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the throne to which Heaven has In the month of February, ten destined her, he should be the de- persons, accused of being implifender and guardian of her august cated in conspiracies and political person.

intrigues, were executed at Barce“Far, therefore, from abandon- lona. That, at least, was the preing the cause of his beloved daugh- text, under which count d'Espagne, ter, his imperial majesty persists in the governor of the province, put his unalterable resolution to pro- them to death; although the opinion tect her, and never to come to terms generally entertained of his chawith the usurper.

racter, and the mystery with which “Whatever may be the dif- the executions took place, excited ficulties and obstacles which retard suspicions, that calculations of prithe success of the cause of honour, vate interest had a greater share justice, and legitimacy, the subjects in them than any necessity of reof her majesty must never relax in pressing actual offences. Other the glorious defence to which they accounts bore, that these persons are pledged, for the justice of the had, in truth, allowed themselves to cause ensures its triumph; and if be involved in conspiracy, but that any persons, during the struggle, these very conspiracies had been prefer an asylum in the Brazils to framed by the direction and agents that which some of the powers of of d'Espagne himself, that he might Europe have afforded them, they create an opportunity of sating his may rely, and I can assure them, vengeance. Another partial comby the express order of the em- motion arose, in the month of peror my master, that they will June, in those parts of the province find in Brazil that generous hospi- nearest to the French boundary. A tality so justly due to them, for number of Spanish exiles had taken their undeserved misfortunes and refuge in the neighbouring distheir tried fidelity to the august tricts of France; among them persons of their majesties the king general Milans, who had been an Don Pedro IV. and the queen asserter of the constitutional sysDonna Maria II.”

tem in 1823. On the 19th of June

the population of Massanet, St. The history of SPAIN does not Laurent, and some other border furnish, during the present year, villages, took up arms; general any event of importance. In the Milans had been invited to head earlier part of it, Ferdinand lost them. The revolt was said to his queen, a princess of the house have been stirred up by the

goof Saxony, the second wife whom vernor of Catalonia, for the purpose he had married ; and, by the end of entrapping the refugees in the of it, he had provided himself with a south of France. He was prethird, a princess of Naples. The pared to seize them, so soon as they king and queen of the two Sicilies should pass the frontier to join accompanied their daughter to their countrymen. General Milans, Spain, taking their way through falling into the snare, had almost the south of France ; and the mar- reached the frontier, when he was riage was celebrated at Madrid, to stopped at the village of La Roque the great dissatisfaction of the by the French authorities, and sent adherents of Ferdinand's brother, to Perpignan. His arrest, and that Don Carlos.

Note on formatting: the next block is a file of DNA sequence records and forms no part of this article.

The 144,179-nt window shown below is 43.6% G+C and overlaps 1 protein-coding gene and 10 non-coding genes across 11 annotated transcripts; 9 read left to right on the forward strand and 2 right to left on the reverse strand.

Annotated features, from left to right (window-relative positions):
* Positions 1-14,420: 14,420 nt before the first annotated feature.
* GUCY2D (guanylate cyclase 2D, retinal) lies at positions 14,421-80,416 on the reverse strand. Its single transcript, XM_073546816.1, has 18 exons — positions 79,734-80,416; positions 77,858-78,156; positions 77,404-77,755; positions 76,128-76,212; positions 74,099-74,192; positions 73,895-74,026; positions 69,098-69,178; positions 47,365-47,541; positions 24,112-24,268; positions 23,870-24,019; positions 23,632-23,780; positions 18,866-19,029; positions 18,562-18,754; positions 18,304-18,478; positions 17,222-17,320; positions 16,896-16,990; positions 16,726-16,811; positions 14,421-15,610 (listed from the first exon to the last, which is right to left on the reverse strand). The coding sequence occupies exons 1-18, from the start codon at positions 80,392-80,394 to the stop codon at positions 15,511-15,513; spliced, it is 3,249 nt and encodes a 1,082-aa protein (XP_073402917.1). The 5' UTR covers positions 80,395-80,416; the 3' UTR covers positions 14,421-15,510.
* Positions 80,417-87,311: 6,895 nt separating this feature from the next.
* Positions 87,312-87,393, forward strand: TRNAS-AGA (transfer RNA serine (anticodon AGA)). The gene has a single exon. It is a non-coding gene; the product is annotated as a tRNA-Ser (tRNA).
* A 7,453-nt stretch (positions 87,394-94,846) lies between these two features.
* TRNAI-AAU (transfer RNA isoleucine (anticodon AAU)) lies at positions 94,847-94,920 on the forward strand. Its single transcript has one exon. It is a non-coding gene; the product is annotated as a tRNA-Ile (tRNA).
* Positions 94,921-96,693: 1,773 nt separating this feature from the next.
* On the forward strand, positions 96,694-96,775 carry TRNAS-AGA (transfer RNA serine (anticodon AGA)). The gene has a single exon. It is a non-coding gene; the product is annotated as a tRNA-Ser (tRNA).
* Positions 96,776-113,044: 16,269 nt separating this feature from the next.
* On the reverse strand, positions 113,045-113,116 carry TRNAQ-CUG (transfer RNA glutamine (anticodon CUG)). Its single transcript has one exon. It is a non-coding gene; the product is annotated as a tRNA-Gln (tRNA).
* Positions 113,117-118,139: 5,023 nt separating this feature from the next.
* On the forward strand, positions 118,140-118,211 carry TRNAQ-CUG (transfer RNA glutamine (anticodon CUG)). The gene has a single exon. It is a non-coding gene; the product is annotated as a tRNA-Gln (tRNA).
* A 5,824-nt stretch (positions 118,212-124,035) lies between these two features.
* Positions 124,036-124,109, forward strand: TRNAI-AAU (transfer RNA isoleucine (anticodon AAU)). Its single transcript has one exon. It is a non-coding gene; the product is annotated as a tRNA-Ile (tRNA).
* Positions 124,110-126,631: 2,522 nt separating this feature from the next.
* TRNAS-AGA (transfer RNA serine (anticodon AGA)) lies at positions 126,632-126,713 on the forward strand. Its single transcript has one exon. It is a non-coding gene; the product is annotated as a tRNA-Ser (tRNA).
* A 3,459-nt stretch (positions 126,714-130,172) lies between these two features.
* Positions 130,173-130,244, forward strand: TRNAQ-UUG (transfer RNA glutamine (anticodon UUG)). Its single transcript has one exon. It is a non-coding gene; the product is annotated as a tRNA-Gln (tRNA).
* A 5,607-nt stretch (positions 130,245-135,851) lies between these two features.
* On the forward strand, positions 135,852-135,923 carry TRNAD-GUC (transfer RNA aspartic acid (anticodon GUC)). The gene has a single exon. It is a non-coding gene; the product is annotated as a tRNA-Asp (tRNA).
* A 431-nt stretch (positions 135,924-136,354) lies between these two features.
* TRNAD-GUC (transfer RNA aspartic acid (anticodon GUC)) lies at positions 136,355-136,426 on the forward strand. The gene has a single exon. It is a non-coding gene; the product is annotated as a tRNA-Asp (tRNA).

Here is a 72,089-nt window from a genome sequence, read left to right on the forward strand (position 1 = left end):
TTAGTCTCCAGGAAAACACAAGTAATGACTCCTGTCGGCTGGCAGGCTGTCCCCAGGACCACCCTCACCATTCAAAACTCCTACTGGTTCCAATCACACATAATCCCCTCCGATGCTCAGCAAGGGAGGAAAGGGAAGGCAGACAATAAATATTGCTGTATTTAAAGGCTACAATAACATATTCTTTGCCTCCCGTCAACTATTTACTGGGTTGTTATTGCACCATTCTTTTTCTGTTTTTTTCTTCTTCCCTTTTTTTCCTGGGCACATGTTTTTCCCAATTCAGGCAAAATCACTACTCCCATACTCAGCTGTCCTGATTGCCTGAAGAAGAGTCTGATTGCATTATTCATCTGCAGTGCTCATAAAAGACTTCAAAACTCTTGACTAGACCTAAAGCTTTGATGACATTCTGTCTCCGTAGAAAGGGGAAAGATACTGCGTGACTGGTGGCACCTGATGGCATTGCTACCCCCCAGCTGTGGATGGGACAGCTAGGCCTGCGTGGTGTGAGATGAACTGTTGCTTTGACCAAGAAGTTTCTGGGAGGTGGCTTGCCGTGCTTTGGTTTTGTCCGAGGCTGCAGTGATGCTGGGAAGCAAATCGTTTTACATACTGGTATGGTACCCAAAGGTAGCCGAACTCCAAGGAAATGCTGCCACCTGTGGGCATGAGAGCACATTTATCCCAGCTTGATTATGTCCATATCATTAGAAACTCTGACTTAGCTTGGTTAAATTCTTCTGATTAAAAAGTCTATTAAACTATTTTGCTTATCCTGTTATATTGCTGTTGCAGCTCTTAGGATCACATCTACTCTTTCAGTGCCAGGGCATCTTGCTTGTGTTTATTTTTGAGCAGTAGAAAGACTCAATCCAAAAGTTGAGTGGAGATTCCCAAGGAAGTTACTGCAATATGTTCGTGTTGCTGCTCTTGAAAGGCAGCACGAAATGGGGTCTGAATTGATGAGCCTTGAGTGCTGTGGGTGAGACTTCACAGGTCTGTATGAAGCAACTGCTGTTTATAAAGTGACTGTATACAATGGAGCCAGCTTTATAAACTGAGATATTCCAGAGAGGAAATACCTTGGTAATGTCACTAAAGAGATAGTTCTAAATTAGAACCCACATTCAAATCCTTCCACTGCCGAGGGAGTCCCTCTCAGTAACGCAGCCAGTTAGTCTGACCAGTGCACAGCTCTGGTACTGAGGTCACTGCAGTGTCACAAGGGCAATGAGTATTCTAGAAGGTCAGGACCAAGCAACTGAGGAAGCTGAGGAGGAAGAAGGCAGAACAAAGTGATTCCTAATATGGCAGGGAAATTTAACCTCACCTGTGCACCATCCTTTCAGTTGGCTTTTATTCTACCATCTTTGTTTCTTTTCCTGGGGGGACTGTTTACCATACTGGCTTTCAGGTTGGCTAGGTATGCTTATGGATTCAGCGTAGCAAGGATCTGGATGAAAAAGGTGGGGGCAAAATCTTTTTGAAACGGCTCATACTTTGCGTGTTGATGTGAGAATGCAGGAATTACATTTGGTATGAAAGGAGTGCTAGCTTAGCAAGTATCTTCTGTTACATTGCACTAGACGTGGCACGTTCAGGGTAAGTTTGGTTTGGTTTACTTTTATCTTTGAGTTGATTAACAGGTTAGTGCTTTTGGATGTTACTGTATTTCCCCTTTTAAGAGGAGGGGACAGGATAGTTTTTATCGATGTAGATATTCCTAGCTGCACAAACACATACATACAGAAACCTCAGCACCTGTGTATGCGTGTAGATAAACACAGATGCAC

of several of his countrymen in Vol. LXXI.

[0]

was

similar circumstances, were be- of its privileges. This decree was lieved to have been executed in followed up by another, dated the kindness, to prevent them from 14th of April, fixing the limits of running into certain destruction. the free port, and the detail of its

To restore the commerce of regulations. While it was deSpain from the state of exhaustion, approaching to annihilation, lo • The following were the Articles of

this Decree :which a long continuance of mis

“Art. 1. In order to determine the government, and exclusion, had

demarcation and extent of the free port reduced it, Cadiz was declared of Cadiz, according to the royal decree a free port, in the hope of allur- of the 21st of February ult., it will exing back foreign trade to one of tend by land to the Cortadura of San

Fernando. its ancient and favourite haunts.

“ 2. In the bay, it will be in a direct The decree, dated 21st February, line from the Fort of Santa Catalina to permitted the entrance into that that of Matagorda, and from Fort Louis port, of vessels belonging to all

to the Cortadura of San Fernando, which friendly or allied powers, without

are the limits granted to the free port

to vational and foreign vessels trading payment of duties, or any restric

with Cadiz. tion on the disposal of cargoes. “3. As, according to the limits The government Custom-house granted, the entrance into the Cano was to be withdrawn, or removed